Cómo implementar 'Deslizar para opciones' en RecyclerView

Supongamos que un usuario de su sitio desea editar un elemento de la lista sin abrir el elemento y buscar opciones de edición. Si puede habilitar esta funcionalidad, le brinda a ese usuario una buena experiencia de usuario .

Pocket, una aplicación de marcadores propiedad de Mozilla, hace algo similar. Puede compartir / archivar / eliminar sus artículos guardados directamente de la lista sin abrir el artículo. Luego puede hacer clic en el botón de menú en la esquina superior derecha y seleccionar su opción de edición.

Así que en este tutorial intentaremos codificar este.

Esto es lo que queremos lograr :

Primero, creemos una lista RecyclerView normal

RecyclerView es una versión avanzada y flexible de ListView y GridView. Es capaz de almacenar grandes cantidades de datos de listas y tiene un mejor rendimiento que sus predecesores.

Como sugiere el nombre, RecyclerView 'recicla' los elementos de nuestra lista una vez que están fuera de la vista al desplazarse y los vuelve a llenar cuando vuelven a verse. Por lo tanto, el contenedor de la lista debe mantener solo un número limitado de vistas y no la lista completa.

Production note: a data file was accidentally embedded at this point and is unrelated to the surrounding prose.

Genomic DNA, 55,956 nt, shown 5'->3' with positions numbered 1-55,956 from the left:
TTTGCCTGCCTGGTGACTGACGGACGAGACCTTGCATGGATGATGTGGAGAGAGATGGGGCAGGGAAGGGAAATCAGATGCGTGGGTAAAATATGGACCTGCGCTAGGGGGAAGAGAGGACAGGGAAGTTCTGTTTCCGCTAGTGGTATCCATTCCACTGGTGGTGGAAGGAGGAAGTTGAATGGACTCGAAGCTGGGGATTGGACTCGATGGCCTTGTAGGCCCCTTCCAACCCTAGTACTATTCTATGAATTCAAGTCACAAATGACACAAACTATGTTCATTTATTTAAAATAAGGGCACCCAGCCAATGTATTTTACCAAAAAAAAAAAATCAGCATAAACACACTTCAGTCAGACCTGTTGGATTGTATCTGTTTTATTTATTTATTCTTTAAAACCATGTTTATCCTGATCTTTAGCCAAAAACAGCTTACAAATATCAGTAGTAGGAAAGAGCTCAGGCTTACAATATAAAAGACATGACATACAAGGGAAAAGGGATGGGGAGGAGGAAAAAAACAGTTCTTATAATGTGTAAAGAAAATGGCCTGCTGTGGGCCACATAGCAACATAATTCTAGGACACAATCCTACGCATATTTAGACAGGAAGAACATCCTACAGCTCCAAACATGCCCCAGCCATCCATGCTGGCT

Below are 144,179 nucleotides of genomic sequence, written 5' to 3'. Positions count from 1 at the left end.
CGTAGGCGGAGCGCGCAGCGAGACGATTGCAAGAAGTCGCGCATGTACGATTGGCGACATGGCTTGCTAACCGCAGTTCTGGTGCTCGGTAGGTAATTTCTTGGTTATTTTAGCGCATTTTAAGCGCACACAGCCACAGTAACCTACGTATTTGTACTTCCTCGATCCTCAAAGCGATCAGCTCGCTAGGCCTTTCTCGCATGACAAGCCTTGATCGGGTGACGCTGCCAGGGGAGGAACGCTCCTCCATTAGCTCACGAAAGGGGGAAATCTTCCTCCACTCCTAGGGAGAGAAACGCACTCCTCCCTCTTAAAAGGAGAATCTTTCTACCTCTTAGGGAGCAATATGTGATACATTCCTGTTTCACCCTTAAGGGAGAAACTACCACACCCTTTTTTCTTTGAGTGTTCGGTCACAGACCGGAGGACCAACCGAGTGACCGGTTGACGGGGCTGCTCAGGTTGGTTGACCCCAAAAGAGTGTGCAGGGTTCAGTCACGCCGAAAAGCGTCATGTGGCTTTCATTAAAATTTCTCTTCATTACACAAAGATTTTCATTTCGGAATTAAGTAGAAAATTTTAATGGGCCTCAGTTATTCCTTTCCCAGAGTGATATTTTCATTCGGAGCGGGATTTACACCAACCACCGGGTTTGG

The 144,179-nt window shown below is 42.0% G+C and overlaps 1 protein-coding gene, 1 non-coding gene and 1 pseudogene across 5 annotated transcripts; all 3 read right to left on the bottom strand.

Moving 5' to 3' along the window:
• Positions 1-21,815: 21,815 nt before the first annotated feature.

Es tan flexible que la nueva clase ViewPager2, utilizada para crear pestañas deslizables, está escrita sobre RecyclerView.

Cree un POJO (objeto Java antiguo simple) para contener los datos de la lista

public class RecyclerEntity { private String title; private boolean showMenu = false; private int image; public RecyclerEntity() { } public RecyclerEntity(String title, int image, boolean showMenu) { this.title = title; this.showMenu = showMenu; this.image = image; } public int getImage() { return image; } public void setImage(int image) { this.image = image; } //... all the getters and setters }

Observe que aquí tenemos un miembro showMenu que manejará la visibilidad del menú para ese elemento de la lista en nuestro RecyclerView.

Crear un adaptador RecyclerView

public class RecyclerAdapter extends RecyclerView.Adapter { List list; Context context; public RecyclerAdapter(Context context, List articlesList) { this.list = articlesList; this.context = context; } @Override public RecyclerView.ViewHolder onCreateViewHolder(ViewGroup parent, int viewType) { View v; v= LayoutInflater.from(parent.getContext()).inflate(R.layout.recycler_list, parent, false); return new MyViewHolder(v); } @Override public void onBindViewHolder(RecyclerView.ViewHolder holder, final int position) { RecyclerEntity entity = list.get(position); if(holder instanceof MyViewHolder){ ((MyViewHolder)holder).title.setText(entity.getTitle()); ((MyViewHolder)holder).imageView.setImageDrawable(context.getResources().getDrawable(entity.getImage())); } } @Override public int getItemCount() { return list.size(); } public class MyViewHolder extends RecyclerView.ViewHolder { TextView title; ImageView imageView; ConstraintLayout container; public MyViewHolder(View itemView) { super(itemView); title = itemView.findViewById(R.id.title); imageView = itemView.findViewById(R.id.imageView); container = itemView.findViewById(R.id.container); } } }